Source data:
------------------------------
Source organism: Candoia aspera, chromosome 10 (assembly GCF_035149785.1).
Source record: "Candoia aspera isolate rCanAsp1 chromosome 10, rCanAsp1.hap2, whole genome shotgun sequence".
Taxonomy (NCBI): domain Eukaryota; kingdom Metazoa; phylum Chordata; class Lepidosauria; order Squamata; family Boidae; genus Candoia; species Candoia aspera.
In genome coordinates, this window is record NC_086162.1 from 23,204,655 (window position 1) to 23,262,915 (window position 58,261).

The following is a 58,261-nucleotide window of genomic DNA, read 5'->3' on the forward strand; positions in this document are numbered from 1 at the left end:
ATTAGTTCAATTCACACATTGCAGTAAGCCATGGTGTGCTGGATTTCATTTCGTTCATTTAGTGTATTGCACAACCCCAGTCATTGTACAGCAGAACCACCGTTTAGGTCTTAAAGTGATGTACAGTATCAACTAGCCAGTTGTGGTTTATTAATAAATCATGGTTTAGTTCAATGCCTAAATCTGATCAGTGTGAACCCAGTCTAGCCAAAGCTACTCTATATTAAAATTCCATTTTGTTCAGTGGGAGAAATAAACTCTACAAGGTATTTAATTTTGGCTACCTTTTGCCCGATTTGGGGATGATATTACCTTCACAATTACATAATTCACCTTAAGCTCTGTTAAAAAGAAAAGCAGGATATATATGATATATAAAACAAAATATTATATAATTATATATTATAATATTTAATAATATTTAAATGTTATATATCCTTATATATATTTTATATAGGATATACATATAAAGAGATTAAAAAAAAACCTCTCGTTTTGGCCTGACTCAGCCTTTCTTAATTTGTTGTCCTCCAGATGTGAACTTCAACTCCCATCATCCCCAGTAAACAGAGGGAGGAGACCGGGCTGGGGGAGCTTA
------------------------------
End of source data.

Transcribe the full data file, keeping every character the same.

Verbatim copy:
Source organism: Candoia aspera, chromosome 10 (assembly GCF_035149785.1).
Source record: "Candoia aspera isolate rCanAsp1 chromosome 10, rCanAsp1.hap2, whole genome shotgun sequence".
Taxonomy (NCBI): domain Eukaryota; kingdom Metazoa; phylum Chordata; class Lepidosauria; order Squamata; family Boidae; genus Candoia; species Candoia aspera.
In genome coordinates, this window is record NC_086162.1 from 23,204,655 (window position 1) to 23,262,915 (window position 58,261).

The following is a 58,261-nucleotide window of genomic DNA, read 5'->3' on the forward strand; positions in this document are numbered from 1 at the left end:
ATTAGTTCAATTCACACATTGCAGTAAGCCATGGTGTGCTGGATTTCATTTCGTTCATTTAGTGTATTGCACAACCCCAGTCATTGTACAGCAGAACCACCGTTTAGGTCTTAAAGTGATGTACAGTATCAACTAGCCAGTTGTGGTTTATTAATAAATCATGGTTTAGTTCAATGCCTAAATCTGATCAGTGTGAACCCAGTCTAGCCAAAGCTACTCTATATTAAAATTCCATTTTGTTCAGTGGGAGAAATAAACTCTACAAGGTATTTAATTTTGGCTACCTTTTGCCCGATTTGGGGATGATATTACCTTCACAATTACATAATTCACCTTAAGCTCTGTTAAAAAGAAAAGCAGGATATATATGATATATAAAACAAAATATTATATAATTATATATTATAATATTTAATAATATTTAAATGTTATATATCCTTATATATATTTTATATAGGATATACATATAAAGAGATTAAAAAAAAACCTCTCGTTTTGGCCTGACTCAGCCTTTCTTAATTTGTTGTCCTCCAGATGTGAACTTCAACTCCCATCATCCCCAGTAAACAGAGGGAGGAGACCGGGCTGGGGGAGCTTA